My WordPress

HR Policies From Solicitors London

hr policies solicitors london

Well-drafted HR policies can bring clarity, structure, and control. They help ensure compliance with employment legislation as well as support managers when handling people management issues that may arise.

Establishing and creating HR policies depends on the size and structure of your Company. Larger entities often employ HR specialists to assist them with this process.

1. Health & Safety

Health and safety policies are an integral component of employee management, spanning topics ranging from employee welfare to fire safety procedures. Implementing appropriate policies helps your business meet compliance regulations while protecting staff and visitors alike – ultimately making running it less stressful!

Businesses employing five or more employees are legally mandated to have a written health and safety policy, though even smaller organizations can benefit from one. Your policy should outline your commitment to reducing risks while complying with legal duties relevant to your business, while outlining how in practice you plan to achieve its aims by conducting risk analyses, offering training courses or purchasing safety equipment.

As part of your health and safety policy, it is also necessary to display a law poster and give each employee a leaflet or pocket card outlining their legal duties. Furthermore, visible safety signs like no smoking and slippery surfaces help minimize known hazards and risks in the workplace.

Reviewing and updating your health and safety policy at regular intervals – such as every six months – is recommended in order to prevent future issues and ensure smooth operations of your business.

2. Discrimination & Harassment

The law protects employees against workplace discrimination, harassment and victimisation. Discrimination refers to treatment that is less favourable due to protected characteristics (including age, religion, gender reassignment or disability). This could involve being overlooked for promotion or being subjected to negative comments or jokes; harassment on the other hand refers to unwanted sexual behaviour relating to protected characteristics that includes inappropriate touching and sex-related banter – potentially including inappropriate touching and inappropriate conversations about such topics.

Indirect discrimination occurs when a practice, policy, or rule that affects all individuals has an unequal impact on a group with particular protected characteristics – for example requiring all employees to work until 6pm may disadvantage women who have childcare responsibilities. If a colleague harasses you at work, not only can you take legal action against them directly but you can also claim vicarious liability compensation from your employer as they bear responsibility for what their staff do while at work – this practice is known as vicarious liability.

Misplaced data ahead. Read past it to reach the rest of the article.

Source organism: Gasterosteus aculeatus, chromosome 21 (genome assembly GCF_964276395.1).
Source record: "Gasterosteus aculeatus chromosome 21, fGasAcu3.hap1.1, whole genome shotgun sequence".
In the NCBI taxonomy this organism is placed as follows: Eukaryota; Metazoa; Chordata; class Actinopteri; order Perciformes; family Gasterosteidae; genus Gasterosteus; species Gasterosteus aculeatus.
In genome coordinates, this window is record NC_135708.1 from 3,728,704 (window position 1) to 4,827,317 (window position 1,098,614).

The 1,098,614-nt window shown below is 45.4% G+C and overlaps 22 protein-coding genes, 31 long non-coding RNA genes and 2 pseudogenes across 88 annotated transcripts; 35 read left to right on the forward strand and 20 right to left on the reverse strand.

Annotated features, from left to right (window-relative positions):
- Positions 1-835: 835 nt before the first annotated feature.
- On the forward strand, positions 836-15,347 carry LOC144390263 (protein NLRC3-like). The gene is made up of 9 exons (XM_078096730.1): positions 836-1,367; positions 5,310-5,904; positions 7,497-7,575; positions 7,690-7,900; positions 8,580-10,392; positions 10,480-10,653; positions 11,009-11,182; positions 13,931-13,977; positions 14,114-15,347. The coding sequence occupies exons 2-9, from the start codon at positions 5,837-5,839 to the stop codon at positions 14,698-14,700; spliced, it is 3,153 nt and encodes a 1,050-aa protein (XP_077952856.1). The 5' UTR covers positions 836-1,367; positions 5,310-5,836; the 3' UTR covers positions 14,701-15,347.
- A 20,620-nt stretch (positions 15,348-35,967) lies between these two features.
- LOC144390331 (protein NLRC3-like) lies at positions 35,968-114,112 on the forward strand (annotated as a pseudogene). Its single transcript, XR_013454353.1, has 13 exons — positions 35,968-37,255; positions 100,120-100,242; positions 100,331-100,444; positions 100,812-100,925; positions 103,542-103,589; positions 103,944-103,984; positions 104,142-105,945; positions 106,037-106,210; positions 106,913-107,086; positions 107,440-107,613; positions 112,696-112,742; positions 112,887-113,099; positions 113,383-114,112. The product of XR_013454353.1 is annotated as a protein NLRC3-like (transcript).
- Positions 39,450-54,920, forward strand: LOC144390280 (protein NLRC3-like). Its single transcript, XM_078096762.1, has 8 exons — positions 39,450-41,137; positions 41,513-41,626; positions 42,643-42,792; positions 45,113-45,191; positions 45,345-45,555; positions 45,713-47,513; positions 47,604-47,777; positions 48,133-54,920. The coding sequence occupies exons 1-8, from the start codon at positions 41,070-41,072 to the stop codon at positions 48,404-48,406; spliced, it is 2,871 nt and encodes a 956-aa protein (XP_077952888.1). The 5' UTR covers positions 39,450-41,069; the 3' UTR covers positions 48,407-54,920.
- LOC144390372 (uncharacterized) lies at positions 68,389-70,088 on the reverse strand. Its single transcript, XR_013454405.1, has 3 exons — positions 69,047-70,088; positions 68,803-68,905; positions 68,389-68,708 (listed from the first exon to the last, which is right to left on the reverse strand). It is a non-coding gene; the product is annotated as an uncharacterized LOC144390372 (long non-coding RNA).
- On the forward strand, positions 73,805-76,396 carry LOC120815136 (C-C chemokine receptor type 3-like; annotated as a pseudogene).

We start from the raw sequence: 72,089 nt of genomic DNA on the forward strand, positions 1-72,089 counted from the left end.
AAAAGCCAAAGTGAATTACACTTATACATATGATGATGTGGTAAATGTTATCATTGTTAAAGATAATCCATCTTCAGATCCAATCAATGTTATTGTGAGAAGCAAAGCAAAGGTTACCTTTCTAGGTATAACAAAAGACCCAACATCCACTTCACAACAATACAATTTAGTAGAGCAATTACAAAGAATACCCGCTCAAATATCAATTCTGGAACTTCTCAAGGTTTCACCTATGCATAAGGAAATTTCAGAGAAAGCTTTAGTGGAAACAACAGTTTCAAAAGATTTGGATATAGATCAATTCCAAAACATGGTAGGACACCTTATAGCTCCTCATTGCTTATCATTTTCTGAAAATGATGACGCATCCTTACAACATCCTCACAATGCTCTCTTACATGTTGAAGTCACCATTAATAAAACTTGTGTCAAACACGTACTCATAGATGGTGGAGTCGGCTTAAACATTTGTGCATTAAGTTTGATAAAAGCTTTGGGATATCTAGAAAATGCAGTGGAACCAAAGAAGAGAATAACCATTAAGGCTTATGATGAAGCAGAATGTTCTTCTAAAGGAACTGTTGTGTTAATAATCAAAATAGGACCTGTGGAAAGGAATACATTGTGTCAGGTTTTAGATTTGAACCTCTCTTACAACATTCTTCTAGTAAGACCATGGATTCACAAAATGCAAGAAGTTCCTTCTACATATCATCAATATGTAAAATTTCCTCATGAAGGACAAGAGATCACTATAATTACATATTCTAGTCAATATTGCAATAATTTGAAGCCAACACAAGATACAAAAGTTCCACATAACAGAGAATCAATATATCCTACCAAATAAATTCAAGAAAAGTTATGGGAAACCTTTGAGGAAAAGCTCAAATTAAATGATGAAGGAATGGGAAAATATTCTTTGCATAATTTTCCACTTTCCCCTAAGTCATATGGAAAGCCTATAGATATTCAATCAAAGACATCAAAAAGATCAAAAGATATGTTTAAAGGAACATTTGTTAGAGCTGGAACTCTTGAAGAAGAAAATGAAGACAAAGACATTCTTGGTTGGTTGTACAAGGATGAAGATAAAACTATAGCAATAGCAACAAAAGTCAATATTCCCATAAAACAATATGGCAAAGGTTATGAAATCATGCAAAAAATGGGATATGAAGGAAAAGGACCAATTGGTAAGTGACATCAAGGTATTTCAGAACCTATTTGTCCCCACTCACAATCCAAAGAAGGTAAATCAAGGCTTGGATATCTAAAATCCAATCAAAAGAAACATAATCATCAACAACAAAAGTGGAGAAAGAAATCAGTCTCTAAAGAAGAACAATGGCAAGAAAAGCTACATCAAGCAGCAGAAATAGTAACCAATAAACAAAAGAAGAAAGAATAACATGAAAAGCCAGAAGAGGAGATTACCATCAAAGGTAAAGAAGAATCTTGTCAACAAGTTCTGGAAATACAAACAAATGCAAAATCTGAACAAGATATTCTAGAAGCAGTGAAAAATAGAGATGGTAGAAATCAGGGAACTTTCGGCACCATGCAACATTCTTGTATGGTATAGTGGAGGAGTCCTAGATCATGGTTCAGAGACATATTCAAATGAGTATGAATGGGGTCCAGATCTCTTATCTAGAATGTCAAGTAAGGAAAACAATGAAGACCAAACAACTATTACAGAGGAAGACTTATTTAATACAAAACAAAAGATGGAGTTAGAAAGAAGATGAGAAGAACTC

An employment lawyer can help your company craft policies compliant with UK employment law, reduce legal risks and operate legally. Communication between solicitor and client remains confidential under legal advice privilege, including issues such as grievances and disciplinary procedures.

3. Maternity & Paternity

Maternal and paternal are adjectives commonly used to distinguish relations involving mothers or fathers. They can also serve as gender tests; phrases like maternal instincts and paternal leave use either term respectively as gender indicators; however, parental is an alternative term which can also be used.

Establishing maternity and paternity policies will help employees feel supported during their leave period, and provide clarity among colleagues and managers regarding any absences which might cause confusion or unfairness.

4. Working Time

Flexible working has become an increasingly common part of law firms’ workplace policies, offering employees greater options. But what exactly does that entail for employees? In general terms, employees have the legal right to a maximum weekly working time of 48 hours plus rest periods and 8-hour daily minimum working time per day.

Working time can be defined as “the period during the working day during which a worker is expected to perform duties for their employer”, and excludes travel, waiting around at work for an emergency callout, commuting from home to workplace (unless traveling is part of one’s normal duties), rest breaks such as lunch and coffee breaks, as well as voluntary takeaways of tasks by employees for completion at home (this would usually count as working time). If an employee chooses to bring work home voluntarily in order to finish it off quickly this would usually count as working time;

Fletchers leads the pack this year for the earliest average finish time among UK law firms with staff clocking out by 5.14pm on average, closely followed by Express Solicitors from City-based firm Express Solicitors with 5.33pm average finish times and Weightmans who come fourth. These results come from Legal Cheek’s exclusive survey of 200 top firms.

Scroll to Top